Thursday, June 22, 2006


The Sauer & Sohn name is synonymous worldwide with the art of gun making. They have been making guns since 1751.
They are Germanys oldest gun manufacturer.

Sauer & Sohn first produced defense and military weapons, eventually turning their focus to hunting guns. From the very start, the company made it a priority to use high-grade materials and processing methods core values that are still maintained today.

The beautiful rifles shown here are from the "Meisterworks" collection. You can have your own unique weapon made and hand engraved. If you have enough deutchmarks!

My Favorite one is the one with the elephants. Here is the story behind that particular
rifle,"”Ahmed of Marsabit”:

Ahmed of Marsabit was and still is the most famous elephant ever to have roamed the African continent. The territory around Mount Marsabit in Kenia may always have been renowned for its extraordinary tuskers, yet this particular ”Bwana Tembo” eclipses all predecessors.

The S 202 ”Ahmed of Marsabit” tells the story of this unique creature. Eternalised in steel engravings on a big game rifle, this legend is also a testimonial to the legal and effective hunting of big game that contributes decisively to the preservation and diversity of species living in the wild.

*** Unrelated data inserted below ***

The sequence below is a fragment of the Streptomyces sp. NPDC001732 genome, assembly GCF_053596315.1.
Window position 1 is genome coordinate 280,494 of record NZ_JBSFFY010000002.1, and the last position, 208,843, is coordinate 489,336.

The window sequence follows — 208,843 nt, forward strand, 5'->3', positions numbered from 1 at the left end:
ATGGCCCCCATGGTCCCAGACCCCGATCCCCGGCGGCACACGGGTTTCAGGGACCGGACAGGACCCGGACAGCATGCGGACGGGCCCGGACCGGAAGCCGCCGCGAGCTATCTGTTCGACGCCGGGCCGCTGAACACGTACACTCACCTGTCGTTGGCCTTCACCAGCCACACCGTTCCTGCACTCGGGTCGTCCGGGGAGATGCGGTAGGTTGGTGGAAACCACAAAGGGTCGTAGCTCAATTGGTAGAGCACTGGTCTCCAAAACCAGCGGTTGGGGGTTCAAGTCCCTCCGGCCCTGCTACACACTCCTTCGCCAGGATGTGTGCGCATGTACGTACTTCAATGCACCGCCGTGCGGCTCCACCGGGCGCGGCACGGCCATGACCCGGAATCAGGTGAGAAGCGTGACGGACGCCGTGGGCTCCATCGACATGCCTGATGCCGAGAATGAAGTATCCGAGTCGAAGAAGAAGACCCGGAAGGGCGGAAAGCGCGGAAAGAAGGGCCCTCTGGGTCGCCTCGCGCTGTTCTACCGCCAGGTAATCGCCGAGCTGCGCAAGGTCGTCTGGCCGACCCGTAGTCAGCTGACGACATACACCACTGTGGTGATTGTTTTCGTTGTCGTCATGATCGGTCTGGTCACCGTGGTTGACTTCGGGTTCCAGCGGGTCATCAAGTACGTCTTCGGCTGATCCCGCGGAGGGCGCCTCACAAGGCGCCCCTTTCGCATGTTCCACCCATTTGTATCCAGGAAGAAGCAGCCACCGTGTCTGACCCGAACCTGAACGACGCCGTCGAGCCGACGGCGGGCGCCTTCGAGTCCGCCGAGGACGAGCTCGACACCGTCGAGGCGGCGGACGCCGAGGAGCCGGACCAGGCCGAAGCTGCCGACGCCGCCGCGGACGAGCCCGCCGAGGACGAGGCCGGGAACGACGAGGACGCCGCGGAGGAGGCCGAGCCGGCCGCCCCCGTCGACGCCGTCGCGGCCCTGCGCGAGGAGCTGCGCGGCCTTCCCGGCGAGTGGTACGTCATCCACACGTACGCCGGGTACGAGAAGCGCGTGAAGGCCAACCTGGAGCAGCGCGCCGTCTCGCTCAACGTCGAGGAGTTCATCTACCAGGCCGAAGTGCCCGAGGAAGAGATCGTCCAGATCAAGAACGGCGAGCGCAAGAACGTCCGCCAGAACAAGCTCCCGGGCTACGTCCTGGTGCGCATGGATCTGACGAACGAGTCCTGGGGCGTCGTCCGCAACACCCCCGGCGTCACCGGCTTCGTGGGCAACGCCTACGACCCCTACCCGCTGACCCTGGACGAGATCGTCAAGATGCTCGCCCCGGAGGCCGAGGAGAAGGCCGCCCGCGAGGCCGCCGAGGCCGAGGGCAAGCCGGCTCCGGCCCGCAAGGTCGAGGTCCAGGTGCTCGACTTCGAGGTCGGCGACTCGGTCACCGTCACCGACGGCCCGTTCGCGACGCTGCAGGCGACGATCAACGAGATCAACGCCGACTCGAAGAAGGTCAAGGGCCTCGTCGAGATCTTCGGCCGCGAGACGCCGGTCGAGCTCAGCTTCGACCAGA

Born in 1919, Ahmed grew to become a truly unique giant, justifiably known by the natives and big game hunters alike, as the”King of Marsabit”.

In 1970, in order to protect him from poachers, former president of Kenia, Jomo Kenyatta, placed the elephant under his protection by presidential decree – an unparalleled occurence in the history of the country. Thenceforth, the giant was watched over day and night by two hunters.

Then one morning in 1974, after having waited in vain for their charge to reappear from the copse he had disappeared into the night before, his personal body guards decided to go and look for him. When they found Ahmed dead, he was not lying on his side, but resting majestically on his famous tusks, half leaning against a tree. He was 55.

Today, Ahmed of Marsabit can be admired as a mounted exhibit in front of the Kenian National Museum in Nairobi.

Engraver: Hendrik Frühauf
Year of manufacture: 2005


Blogger Fred Gill said...

very nice post thanks for sharing it.
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3:48 AM  

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